I started this blog the month that I began hormone therapy. I did so specifically due to the importance of being visible as a transgender person, and to document my journey mentally, physically, and emotionally.
What is Transgender?
In a nutshell, "transgender” is an umbrella term for many people who defy mainstream expectations and assumptions regarding gender. It can be used to refer to transsexuals as well as people who are gender nonconforming in other ways — for example, feminine men, masculine women, transfeminine, transmasculine, genderqueers (who do not identify exclusively as either women or men), to name a few. There are many different ways to experience and interpret gender as human beings. For those unfamiliar with the semantics I'm using, Dr. Charlotte Tate created a great "Glossary of Gender Related Terms" that may help.
Part of this vast spectrum of diversity include a sub-group of transgender persons who require medical procedures to function optimally, which is my experience.
Prior to starting hormone therapy, I did not have a preference for masculine, feminine, or gender-neutral pronouns. As a visibly gender non-conforming adolescent, narratives around the gender binary did not become a part of my identity. I comfortably identified as "woman" as much as I identified as "man". And ultimately, I identified as genderqueer and still do. So why did I start hormone therapy?
Even though I was comfortable with my gender identity/expression, I concurrently experienced a separate phenomena - what I described at the time as a "disconnect" between my "brain and body". I lacked the ability to articulate this dissonance.
I eventually found the language. A neuroscientist named V.S. Ramachandran, famous for his groundbreaking work in phantom limb syndrome, has provided a great deal of evidence that the brain has innate, hard-wired templates for human anatomy. He reasoned that this hard-wired template may also be responsible for a person’s internal sense of gender and how this relates to one’s sexual anatomy, “both of which develop through different biological mechanisms, probably in utero”. He and others have been building support for the theory that one’s internal sense of gender and sexual anatomical attributes may also be hard-wired in the brain.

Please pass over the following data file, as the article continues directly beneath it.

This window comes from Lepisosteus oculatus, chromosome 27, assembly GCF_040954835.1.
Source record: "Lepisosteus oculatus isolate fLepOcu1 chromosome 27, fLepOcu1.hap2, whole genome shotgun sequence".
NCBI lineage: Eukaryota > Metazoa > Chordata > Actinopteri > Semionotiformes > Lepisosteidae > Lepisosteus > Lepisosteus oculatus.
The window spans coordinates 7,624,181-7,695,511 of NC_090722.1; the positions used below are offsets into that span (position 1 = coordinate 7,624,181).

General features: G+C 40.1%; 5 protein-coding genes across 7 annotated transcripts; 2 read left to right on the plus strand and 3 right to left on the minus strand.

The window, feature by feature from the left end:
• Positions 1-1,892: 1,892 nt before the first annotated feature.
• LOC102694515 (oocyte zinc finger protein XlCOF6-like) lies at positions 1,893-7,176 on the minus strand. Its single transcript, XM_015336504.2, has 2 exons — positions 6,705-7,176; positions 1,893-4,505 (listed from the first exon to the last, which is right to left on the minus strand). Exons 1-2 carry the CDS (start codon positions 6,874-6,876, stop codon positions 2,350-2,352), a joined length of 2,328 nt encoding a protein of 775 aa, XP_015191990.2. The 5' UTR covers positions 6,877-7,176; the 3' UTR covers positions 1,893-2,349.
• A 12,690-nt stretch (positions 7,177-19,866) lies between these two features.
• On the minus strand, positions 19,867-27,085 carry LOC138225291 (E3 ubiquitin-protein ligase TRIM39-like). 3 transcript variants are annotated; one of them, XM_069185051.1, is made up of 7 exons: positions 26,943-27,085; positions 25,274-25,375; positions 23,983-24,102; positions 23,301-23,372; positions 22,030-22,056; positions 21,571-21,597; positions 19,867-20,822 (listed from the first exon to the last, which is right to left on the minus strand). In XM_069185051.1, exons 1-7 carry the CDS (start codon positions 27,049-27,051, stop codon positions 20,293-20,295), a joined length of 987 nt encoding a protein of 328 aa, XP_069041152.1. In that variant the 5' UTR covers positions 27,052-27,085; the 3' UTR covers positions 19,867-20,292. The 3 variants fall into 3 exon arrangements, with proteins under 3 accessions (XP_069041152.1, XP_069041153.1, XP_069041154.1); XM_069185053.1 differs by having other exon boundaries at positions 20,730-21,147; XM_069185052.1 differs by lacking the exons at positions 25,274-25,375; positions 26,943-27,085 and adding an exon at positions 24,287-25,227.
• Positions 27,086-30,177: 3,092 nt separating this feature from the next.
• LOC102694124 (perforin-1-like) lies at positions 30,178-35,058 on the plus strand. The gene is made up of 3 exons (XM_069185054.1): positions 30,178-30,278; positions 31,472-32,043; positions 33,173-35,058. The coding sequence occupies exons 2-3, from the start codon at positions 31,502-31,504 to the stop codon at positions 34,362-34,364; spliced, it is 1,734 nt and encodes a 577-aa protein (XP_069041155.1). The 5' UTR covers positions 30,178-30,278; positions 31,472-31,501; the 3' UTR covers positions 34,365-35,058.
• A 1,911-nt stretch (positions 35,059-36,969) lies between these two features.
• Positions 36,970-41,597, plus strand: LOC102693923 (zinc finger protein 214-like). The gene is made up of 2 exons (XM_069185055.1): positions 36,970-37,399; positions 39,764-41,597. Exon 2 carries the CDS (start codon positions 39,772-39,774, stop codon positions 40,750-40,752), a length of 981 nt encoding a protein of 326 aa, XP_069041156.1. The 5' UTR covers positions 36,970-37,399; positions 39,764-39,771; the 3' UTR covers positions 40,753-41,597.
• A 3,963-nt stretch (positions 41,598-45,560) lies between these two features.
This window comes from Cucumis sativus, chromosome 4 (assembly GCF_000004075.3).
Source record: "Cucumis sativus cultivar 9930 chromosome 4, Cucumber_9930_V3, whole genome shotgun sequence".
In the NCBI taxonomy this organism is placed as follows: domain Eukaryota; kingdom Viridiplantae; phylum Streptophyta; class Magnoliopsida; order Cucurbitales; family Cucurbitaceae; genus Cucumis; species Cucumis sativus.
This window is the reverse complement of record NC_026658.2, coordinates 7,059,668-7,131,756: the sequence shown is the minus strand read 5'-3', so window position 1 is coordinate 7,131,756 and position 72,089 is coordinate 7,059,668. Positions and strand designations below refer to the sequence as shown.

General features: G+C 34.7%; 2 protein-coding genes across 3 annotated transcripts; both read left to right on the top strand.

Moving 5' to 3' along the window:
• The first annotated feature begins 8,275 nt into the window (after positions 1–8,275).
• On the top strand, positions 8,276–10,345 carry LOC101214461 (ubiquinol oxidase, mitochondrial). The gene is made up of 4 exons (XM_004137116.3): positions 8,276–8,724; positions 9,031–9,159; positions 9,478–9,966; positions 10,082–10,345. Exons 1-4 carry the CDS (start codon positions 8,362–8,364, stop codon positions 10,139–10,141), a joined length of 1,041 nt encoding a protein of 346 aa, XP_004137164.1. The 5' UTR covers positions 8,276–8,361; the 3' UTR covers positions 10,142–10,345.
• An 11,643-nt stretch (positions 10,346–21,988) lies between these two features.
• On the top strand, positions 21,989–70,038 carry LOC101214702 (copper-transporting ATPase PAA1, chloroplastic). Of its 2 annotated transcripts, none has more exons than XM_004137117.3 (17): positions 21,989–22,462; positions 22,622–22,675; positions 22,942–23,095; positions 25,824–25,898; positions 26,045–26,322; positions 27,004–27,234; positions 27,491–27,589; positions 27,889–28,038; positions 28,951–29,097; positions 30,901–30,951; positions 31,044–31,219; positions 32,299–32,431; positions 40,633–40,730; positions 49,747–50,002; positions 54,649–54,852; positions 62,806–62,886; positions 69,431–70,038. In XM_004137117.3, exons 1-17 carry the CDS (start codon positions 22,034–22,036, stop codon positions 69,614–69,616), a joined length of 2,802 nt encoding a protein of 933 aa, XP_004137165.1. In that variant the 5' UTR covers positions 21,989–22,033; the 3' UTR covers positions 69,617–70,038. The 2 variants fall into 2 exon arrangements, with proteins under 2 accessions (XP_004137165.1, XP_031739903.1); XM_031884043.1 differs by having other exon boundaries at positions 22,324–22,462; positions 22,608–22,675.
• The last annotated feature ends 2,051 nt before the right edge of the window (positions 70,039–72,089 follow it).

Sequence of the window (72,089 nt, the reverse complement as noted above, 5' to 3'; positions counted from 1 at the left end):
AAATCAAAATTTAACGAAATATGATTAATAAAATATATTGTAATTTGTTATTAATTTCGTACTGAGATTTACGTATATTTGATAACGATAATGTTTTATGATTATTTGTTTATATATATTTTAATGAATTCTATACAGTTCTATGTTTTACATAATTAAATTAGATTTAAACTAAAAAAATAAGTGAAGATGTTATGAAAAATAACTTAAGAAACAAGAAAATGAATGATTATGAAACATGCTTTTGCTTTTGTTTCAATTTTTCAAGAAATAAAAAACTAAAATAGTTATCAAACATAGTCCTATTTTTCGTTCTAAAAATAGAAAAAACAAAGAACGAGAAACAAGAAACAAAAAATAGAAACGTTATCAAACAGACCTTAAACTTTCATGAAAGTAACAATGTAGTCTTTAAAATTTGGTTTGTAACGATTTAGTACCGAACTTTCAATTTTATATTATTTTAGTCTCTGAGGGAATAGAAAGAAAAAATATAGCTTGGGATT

In other words all of us, cissexual (non-transgender), transsexual, and intersexual alike, have a "brain-based body image which is detailed down to the fine anatomy, including your genitals." (Ramachandran, 2007)
This resonates with my experience (but not all trans persons). For 26 years, my brain-based body image did not connect with the trajectory my anatomy was on. It was a crippling experience that adversely impacted me in many ways (e.g. fear of intimacy, sense of inescapable hopelessness, depression). It was an experience that's extremely difficult to describe. Although it was a very difficult decision, I decided to start hormone therapy and obtain surgery. Unlike persons with phantom limb syndrome, I live in a social environment that's obsessed with putting a gender narrative on my experience.
Most importantly - I have never felt so happy, whole, and connected.
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Update: A more concise version of this was published on Dissident Voice titled, " Gender and Sexual Diversity " on June 21, 2014....